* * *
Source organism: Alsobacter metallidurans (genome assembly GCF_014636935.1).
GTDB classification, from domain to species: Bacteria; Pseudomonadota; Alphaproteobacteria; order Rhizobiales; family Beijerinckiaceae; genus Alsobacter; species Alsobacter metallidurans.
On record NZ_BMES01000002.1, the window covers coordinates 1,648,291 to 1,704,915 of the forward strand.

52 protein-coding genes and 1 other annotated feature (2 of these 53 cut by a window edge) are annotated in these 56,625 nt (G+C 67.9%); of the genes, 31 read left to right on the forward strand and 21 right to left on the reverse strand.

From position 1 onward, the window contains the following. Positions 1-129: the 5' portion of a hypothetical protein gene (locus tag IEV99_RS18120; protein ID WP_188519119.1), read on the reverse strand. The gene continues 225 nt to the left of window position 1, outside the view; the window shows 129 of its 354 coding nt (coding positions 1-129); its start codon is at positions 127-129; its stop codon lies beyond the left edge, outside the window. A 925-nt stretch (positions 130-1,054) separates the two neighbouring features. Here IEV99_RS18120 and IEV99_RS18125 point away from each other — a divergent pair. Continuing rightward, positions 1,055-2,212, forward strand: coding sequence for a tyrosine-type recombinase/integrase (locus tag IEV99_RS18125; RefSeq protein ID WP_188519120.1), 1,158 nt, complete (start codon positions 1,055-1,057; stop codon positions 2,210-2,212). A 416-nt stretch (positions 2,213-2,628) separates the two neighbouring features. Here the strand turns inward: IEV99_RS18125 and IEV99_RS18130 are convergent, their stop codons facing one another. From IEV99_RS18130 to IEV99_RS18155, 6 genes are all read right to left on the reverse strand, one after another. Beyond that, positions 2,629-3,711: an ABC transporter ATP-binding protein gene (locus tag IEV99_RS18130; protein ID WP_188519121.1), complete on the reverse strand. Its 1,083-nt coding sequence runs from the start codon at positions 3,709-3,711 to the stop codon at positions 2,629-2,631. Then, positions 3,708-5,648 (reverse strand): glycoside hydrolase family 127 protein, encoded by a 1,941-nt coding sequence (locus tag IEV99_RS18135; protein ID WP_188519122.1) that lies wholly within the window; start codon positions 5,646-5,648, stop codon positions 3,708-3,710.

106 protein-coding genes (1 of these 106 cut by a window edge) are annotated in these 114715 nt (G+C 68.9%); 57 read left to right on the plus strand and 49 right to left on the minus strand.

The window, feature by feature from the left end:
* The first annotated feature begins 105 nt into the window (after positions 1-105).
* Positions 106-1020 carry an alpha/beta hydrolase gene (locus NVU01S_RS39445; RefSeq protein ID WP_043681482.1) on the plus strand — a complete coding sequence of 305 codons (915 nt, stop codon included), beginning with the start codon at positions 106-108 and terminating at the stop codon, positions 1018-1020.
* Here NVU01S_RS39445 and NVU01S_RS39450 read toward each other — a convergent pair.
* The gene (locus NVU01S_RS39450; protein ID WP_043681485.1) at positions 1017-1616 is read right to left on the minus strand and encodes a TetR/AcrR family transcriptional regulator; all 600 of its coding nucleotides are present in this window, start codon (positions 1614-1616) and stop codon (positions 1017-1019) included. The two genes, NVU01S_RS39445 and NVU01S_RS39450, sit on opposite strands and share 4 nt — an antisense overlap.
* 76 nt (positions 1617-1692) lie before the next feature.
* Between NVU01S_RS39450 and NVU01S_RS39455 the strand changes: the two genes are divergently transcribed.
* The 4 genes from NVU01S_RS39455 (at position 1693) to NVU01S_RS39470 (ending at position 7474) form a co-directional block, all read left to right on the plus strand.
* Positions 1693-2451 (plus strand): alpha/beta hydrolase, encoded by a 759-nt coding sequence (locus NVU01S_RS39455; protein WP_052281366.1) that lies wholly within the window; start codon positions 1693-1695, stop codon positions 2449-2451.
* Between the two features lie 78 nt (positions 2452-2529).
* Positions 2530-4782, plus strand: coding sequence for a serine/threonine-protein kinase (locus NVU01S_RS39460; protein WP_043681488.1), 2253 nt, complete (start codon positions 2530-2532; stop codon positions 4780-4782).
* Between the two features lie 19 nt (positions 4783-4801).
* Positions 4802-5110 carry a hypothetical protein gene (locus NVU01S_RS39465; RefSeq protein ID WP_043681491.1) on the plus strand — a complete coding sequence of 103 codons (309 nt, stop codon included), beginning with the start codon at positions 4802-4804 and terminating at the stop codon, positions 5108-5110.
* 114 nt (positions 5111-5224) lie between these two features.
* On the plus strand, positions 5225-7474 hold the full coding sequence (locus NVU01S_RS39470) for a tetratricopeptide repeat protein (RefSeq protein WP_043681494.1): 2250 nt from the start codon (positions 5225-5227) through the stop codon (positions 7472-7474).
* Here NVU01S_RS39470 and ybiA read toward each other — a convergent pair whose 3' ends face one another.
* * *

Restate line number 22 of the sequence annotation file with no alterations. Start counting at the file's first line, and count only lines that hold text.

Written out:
* Here NVU01S_RS39470 and ybiA read toward each other — a convergent pair whose 3' ends face one another.